Image analysis and statistics. Image analysis was carried out using standard and custom-written MATLAB scripts (Mathworks), Image J and Imaris (Bitplane Scientific Software), and Excel. The relative density of individual subsets was calculated by measuring the areas of cortex and medulla within each slice, counting the number of thymocytes within each area, and then normalizing as the ratio of medulla to cortex area. Data for each thymocyte subset were compiled from at least 4 tissue sections from a minimum of 2 independent experiments, and thymocyte speed data were compiled from a minimum of 3 different imaging volumes from at least 2 experiments, unless otherwise indicated in the figure legends. Graphing and statistical analysis was done using GraphPad Prism. A P value less than 0.05 was considered significant.
Study approval. Consent for and procurement of 18- to 20-week human fetal thymus tissue was provided by Advanced Bioscience Resources in accordance with federal, state, and local law. Postnatal thymi were obtained as a surgical byproduct during corrective cardiac surgery in pediatric patients 1 week to 2 years of age in accordance with the ethics review committee of Children’s Hospital and Research Center Oakland. Mice were housed and bred at the American Association of Laboratory Animal Care–approved facility at the Life Sciences Addition at UC Berkeley under pathogen-free conditions. Experiments were approved by the Animal Care and Use Committee.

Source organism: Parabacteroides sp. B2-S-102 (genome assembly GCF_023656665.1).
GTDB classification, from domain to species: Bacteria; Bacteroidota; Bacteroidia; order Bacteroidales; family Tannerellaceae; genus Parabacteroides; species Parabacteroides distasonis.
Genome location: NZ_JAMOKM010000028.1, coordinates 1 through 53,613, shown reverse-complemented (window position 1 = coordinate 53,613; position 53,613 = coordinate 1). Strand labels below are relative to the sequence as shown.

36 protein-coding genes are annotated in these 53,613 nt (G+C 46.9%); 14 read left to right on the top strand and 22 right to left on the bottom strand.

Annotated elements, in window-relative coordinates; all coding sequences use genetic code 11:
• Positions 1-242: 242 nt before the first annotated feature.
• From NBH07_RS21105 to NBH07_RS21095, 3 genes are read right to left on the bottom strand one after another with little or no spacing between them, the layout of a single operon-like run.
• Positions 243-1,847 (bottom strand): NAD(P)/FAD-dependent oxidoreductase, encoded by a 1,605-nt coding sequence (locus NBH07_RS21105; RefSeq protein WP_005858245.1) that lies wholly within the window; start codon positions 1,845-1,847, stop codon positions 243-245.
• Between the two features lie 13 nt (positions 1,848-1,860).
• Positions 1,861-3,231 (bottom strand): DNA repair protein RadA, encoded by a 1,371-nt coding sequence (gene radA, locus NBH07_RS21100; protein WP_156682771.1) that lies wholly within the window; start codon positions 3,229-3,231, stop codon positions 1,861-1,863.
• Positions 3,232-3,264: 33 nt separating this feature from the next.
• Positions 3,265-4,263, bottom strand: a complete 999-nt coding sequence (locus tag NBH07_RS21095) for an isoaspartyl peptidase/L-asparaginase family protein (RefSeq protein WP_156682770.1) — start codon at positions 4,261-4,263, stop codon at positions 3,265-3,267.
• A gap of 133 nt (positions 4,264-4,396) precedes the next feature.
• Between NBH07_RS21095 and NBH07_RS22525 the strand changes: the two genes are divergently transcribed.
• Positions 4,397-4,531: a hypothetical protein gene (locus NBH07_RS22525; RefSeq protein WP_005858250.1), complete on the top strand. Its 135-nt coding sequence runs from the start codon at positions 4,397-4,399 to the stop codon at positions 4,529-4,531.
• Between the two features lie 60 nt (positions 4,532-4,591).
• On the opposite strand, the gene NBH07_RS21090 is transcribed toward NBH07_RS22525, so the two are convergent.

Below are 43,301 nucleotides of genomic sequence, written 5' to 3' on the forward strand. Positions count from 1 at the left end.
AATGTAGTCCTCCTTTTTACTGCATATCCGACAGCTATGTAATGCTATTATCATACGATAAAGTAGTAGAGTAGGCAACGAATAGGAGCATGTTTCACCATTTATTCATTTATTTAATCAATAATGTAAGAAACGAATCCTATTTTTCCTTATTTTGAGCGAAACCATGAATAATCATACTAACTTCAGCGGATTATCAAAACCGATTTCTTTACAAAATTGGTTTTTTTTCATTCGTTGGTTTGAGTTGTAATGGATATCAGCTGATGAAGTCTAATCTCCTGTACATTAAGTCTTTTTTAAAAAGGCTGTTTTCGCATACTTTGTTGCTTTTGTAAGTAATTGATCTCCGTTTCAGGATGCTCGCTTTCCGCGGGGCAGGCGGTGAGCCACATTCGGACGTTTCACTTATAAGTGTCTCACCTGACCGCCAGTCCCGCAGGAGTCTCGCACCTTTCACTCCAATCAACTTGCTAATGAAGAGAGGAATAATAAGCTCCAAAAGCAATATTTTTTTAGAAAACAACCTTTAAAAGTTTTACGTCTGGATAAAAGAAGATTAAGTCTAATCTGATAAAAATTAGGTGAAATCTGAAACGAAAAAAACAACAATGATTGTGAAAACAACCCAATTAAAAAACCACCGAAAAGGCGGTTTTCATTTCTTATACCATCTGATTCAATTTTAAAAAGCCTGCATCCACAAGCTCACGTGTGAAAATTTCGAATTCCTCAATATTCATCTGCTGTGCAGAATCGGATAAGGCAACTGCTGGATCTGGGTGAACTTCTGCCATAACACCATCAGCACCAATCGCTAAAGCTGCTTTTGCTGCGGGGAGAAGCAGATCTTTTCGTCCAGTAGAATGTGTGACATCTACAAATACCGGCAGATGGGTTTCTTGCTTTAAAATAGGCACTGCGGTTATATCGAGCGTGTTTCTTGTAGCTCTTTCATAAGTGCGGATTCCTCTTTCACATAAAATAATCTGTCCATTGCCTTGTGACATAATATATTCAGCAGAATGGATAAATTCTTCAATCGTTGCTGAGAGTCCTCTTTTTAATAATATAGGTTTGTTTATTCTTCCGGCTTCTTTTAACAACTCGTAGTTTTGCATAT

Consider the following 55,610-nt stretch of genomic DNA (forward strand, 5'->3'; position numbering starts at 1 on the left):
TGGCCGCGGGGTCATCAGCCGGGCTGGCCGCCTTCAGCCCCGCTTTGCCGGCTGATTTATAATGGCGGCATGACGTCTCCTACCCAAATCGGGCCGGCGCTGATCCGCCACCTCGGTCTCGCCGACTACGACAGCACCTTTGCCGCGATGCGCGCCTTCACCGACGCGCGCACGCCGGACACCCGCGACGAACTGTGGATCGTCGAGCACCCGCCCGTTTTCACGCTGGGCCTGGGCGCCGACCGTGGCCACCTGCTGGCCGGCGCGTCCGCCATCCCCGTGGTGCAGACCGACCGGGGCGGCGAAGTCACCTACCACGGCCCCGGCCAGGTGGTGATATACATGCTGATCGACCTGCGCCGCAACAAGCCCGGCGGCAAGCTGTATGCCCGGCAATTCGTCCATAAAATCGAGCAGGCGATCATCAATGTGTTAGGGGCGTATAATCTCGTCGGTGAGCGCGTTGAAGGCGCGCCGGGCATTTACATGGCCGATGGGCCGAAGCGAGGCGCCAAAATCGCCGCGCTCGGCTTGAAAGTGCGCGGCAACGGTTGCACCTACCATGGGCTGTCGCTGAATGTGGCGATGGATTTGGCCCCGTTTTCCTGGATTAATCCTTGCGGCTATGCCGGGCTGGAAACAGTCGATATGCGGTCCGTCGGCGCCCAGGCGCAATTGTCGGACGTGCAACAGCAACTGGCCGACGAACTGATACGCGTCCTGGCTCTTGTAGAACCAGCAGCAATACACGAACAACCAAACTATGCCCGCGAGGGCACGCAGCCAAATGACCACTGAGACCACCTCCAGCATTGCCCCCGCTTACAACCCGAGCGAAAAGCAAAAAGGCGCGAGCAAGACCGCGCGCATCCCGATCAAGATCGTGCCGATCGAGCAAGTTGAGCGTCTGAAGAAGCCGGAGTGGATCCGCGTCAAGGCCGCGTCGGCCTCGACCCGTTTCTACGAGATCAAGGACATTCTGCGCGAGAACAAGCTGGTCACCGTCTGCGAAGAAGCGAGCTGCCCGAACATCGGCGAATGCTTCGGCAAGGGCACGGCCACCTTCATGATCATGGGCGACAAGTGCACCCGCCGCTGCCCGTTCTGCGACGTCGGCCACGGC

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We thank B.J. Fowlkes, Lauren Ehrlich, Ena Ladi, Benjamin Haley, and members of the Robey and Winoto labs for critical reading of the manuscript and technical assistance. This work was supported by California Institute of Regenerative Medicine clinical fellowship TG2-01164 (to J. Halkias), postdoctoral training grant T1-00007 (to H.J. Melichar), graduate student training grant TG2-01164 (to J.O. Ross), a Shared Instrumentation Grant from the NIH (1S10RR026821), and grant RM1-01732 (to E.A. Robey) as well as by an undergraduate research award to B. Yen from private donations to the UC Berkeley Stem Cell Center.
Conflict of interest: The authors have declared that no conflict of interest exists.
Citation for this article:J Clin Invest. 2013;123(5):2131–2142. doi:10.1172/JCI67175.